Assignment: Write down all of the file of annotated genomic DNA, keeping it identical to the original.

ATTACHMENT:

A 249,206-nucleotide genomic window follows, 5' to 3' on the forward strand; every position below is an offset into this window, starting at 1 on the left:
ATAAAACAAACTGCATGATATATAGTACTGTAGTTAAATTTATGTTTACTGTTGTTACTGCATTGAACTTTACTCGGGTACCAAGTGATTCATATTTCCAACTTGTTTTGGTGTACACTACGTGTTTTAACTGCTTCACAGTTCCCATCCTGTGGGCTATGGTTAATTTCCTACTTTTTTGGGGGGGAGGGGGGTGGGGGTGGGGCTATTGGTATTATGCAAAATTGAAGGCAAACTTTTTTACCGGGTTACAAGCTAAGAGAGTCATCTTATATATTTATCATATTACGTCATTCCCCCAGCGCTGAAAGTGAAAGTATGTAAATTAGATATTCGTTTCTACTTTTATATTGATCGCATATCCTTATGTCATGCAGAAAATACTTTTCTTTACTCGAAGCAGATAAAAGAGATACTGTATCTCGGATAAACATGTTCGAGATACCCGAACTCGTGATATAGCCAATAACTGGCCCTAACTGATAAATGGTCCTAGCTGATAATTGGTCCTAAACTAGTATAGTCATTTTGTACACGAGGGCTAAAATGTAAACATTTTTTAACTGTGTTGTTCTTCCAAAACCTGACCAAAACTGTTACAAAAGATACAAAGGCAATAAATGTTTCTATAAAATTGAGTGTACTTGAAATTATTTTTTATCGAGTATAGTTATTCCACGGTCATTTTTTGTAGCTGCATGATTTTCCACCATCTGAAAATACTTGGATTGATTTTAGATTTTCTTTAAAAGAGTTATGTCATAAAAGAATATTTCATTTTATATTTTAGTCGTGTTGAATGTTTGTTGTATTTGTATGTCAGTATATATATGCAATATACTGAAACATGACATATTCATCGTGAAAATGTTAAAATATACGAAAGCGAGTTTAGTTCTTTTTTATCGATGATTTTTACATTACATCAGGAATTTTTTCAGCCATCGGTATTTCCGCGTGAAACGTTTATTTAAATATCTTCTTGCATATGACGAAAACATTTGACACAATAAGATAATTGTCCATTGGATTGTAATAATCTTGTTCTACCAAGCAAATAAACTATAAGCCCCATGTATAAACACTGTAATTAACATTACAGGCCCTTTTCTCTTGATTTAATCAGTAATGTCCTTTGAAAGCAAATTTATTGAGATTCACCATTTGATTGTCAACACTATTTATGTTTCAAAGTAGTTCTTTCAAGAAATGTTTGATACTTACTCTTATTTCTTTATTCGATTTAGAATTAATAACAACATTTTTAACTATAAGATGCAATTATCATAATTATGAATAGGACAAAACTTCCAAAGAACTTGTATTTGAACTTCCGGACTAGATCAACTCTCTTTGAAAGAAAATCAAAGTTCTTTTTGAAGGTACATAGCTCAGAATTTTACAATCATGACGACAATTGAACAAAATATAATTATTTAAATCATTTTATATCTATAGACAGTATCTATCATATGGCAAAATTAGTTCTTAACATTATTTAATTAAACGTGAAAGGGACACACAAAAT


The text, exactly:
A 249,206-nucleotide genomic window follows, 5' to 3' on the forward strand; every position below is an offset into this window, starting at 1 on the left:
ATAAAACAAACTGCATGATATATAGTACTGTAGTTAAATTTATGTTTACTGTTGTTACTGCATTGAACTTTACTCGGGTACCAAGTGATTCATATTTCCAACTTGTTTTGGTGTACACTACGTGTTTTAACTGCTTCACAGTTCCCATCCTGTGGGCTATGGTTAATTTCCTACTTTTTTGGGGGGGAGGGGGGTGGGGGTGGGGCTATTGGTATTATGCAAAATTGAAGGCAAACTTTTTTACCGGGTTACAAGCTAAGAGAGTCATCTTATATATTTATCATATTACGTCATTCCCCCAGCGCTGAAAGTGAAAGTATGTAAATTAGATATTCGTTTCTACTTTTATATTGATCGCATATCCTTATGTCATGCAGAAAATACTTTTCTTTACTCGAAGCAGATAAAAGAGATACTGTATCTCGGATAAACATGTTCGAGATACCCGAACTCGTGATATAGCCAATAACTGGCCCTAACTGATAAATGGTCCTAGCTGATAATTGGTCCTAAACTAGTATAGTCATTTTGTACACGAGGGCTAAAATGTAAACATTTTTTAACTGTGTTGTTCTTCCAAAACCTGACCAAAACTGTTACAAAAGATACAAAGGCAATAAATGTTTCTATAAAATTGAGTGTACTTGAAATTATTTTTTATCGAGTATAGTTATTCCACGGTCATTTTTTGTAGCTGCATGATTTTCCACCATCTGAAAATACTTGGATTGATTTTAGATTTTCTTTAAAAGAGTTATGTCATAAAAGAATATTTCATTTTATATTTTAGTCGTGTTGAATGTTTGTTGTATTTGTATGTCAGTATATATATGCAATATACTGAAACATGACATATTCATCGTGAAAATGTTAAAATATACGAAAGCGAGTTTAGTTCTTTTTTATCGATGATTTTTACATTACATCAGGAATTTTTTCAGCCATCGGTATTTCCGCGTGAAACGTTTATTTAAATATCTTCTTGCATATGACGAAAACATTTGACACAATAAGATAATTGTCCATTGGATTGTAATAATCTTGTTCTACCAAGCAAATAAACTATAAGCCCCATGTATAAACACTGTAATTAACATTACAGGCCCTTTTCTCTTGATTTAATCAGTAATGTCCTTTGAAAGCAAATTTATTGAGATTCACCATTTGATTGTCAACACTATTTATGTTTCAAAGTAGTTCTTTCAAGAAATGTTTGATACTTACTCTTATTTCTTTATTCGATTTAGAATTAATAACAACATTTTTAACTATAAGATGCAATTATCATAATTATGAATAGGACAAAACTTCCAAAGAACTTGTATTTGAACTTCCGGACTAGATCAACTCTCTTTGAAAGAAAATCAAAGTTCTTTTTGAAGGTACATAGCTCAGAATTTTACAATCATGACGACAATTGAACAAAATATAATTATTTAAATCATTTTATATCTATAGACAGTATCTATCATATGGCAAAATTAGTTCTTAACATTATTTAATTAAACGTGAAAGGGACACACAAAAT